# Thread: deravitive and profit analysis

1. ## deravitive and profit analysis

The question is: A fast food restaurant determines the cost and revenue models for its hamburgers to be:

c = .06X = 7500 ; 0 <= X <= 50000

r= (1/20000)(65000x - x^2) ; 0 <= X <= 50000

a. Write the profit function for this situation

b. determine the intervals the function decreases / increases

c. determine how many hamburgers the restaurant needs to sell to obtain max profit.

__
I have found the profit function to be p= r-c

so I got : P = (1/20000)(65000x - x^2) - (.6x + 7500)

and P'= (65000x - x^2) + (1/20000)(65000 - x) - .6

but this is not the answer in the book. I'm not sure what I am doing wrong.

Thanks!

2. Here's a hint: if $p=r-c=\frac{1}{20000}(65000x-x^2)-0.6x-7500$, then


\begin{aligned}
p'&=\frac{d}{dx}\left(\frac{1}{20000}(65000x-x^2)-0.6x-7500\right) \\
&=\frac{1}{20000}(65000-2x)-0.6. \\
\end{aligned}

As $p=0$ at the endpoints of the domain $x=0$ and $x=50000$, we know that the maximum profit will be attained at a point where

$p'=0$.

3. Originally Posted by craziebbygirl
The question is: A fast food restaurant determines the cost and revenue models for its hamburgers to be:

c = .06X = 7500 ; 0 <= X <= 50000

r= (1/20000)(65000x - x^2) ; 0 <= X <= 50000

a. Write the profit function for this situation

b. determine the intervals the function decreases / increases

c. determine how many hamburgers the restaurant needs to sell to obtain max profit.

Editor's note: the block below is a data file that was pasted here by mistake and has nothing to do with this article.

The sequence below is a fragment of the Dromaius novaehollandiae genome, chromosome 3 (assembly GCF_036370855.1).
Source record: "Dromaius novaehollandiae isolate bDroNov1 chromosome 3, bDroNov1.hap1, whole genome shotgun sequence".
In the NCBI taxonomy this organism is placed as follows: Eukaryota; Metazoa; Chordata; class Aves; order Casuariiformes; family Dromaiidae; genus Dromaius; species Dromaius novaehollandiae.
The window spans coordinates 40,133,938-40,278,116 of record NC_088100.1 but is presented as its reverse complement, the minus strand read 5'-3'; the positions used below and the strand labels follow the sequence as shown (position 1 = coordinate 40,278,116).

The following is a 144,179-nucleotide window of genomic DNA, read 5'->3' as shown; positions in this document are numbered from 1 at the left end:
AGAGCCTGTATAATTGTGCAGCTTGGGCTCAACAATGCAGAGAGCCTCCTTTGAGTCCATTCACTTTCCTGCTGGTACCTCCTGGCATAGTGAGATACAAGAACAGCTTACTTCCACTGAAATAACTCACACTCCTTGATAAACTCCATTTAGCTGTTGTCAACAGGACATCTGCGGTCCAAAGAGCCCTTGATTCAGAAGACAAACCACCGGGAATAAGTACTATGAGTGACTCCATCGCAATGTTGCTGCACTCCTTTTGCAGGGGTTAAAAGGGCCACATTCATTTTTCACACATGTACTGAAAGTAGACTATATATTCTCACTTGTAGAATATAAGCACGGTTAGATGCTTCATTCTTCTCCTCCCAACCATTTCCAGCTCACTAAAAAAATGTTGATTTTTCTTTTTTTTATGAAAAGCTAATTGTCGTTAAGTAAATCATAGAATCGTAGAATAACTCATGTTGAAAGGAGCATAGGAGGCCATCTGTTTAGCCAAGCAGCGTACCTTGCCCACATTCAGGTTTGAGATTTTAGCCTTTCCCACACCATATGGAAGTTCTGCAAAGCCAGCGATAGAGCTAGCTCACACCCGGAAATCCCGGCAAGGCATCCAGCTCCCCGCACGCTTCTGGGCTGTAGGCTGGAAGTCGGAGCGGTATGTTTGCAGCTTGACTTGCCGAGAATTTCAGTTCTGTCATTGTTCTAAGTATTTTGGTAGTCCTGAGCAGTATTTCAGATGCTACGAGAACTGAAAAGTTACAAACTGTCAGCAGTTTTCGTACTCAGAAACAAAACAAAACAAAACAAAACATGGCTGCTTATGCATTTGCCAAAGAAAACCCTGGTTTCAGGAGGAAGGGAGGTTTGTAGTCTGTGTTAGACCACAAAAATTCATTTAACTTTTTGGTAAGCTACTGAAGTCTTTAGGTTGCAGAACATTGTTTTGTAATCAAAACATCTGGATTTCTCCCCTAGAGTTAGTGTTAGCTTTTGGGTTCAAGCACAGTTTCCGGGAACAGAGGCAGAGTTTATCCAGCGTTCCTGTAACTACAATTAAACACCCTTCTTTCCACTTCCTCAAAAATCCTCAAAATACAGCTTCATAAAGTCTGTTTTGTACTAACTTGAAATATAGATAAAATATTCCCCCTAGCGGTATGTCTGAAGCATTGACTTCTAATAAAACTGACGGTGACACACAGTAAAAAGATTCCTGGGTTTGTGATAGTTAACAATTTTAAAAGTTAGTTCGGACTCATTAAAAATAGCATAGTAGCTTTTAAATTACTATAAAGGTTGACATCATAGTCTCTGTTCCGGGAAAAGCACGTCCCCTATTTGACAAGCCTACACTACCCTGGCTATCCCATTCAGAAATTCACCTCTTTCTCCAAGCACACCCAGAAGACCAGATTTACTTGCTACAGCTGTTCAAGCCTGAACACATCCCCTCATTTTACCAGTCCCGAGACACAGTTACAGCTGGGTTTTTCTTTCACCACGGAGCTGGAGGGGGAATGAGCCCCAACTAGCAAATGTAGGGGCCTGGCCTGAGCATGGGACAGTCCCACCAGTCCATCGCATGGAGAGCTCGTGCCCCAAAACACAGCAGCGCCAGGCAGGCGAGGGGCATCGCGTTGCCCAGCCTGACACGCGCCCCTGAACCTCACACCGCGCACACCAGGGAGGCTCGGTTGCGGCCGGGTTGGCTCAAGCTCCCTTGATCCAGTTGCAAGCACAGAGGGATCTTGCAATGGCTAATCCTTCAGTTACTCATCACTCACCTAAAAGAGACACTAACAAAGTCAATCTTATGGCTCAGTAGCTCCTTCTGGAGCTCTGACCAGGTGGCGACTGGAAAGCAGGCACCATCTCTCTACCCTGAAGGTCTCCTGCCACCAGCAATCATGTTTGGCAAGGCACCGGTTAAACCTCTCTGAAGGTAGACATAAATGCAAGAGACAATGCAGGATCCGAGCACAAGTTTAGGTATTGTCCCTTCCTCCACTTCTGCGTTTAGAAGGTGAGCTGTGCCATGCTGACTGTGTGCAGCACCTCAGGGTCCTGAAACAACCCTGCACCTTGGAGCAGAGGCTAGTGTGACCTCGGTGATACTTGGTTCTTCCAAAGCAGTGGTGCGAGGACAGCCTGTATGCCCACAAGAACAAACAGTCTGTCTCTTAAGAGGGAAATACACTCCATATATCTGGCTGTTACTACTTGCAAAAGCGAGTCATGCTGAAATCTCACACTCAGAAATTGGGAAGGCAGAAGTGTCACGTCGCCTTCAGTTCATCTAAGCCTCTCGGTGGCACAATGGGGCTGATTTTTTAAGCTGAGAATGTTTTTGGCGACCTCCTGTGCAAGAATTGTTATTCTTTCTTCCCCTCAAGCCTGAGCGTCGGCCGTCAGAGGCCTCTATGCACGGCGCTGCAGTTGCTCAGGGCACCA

__
I have found the profit function to be p= r-c

so I got : P = (1/20000)(65000x - x^2) - (.6x + 7500)

and P'= (65000x - x^2) + (1/20000)(65000 - x) - .6

but this is not the answer in the book. I'm not sure what I am doing wrong.

Thanks!
first of all, is it ...

$c = .06x + 7500$ or

$c = .6x + 7500$ ?

you set your profit function up correctly, but your derivative is incorrect.

If $P = (1/20000)(65000x - x^2) - (.6x + 7500)$ , then

$P' = (1/20000)(65000 - 2x) - .6$

4. yes it is a .6

So you do not need to do a product rule for th (1/20000)(65000 - 2X)? I thought that you needed to do the (f' of g) + (g' of f) for that.

5. Originally Posted by craziebbygirl
yes it is a .6

So you do not need to do a product rule for th (1/20000)(65000 - 2X)? I thought that you needed to do the (f' of g) + (g' of f) for that.
$\frac{1}{20000}$ is just a konstant.

$\frac{d}{dx}[k \cdot f(x)] = k \cdot f'(x)
$

6. When you use the product rule, the result is


\begin{aligned}
\frac{d}{dx}\left(\frac{1}{20000}(65000x - x^2)\right) &= \frac{1}{20000}(65000 - 2x)+0\cdot(65000x - x^2) \\
&= \frac{1}{20000}(65000 - 2x).\\
\end{aligned}

The general rule for derivatives of constant multiples of functions is

$\frac{d}{dx}(af(x))=af'(x).$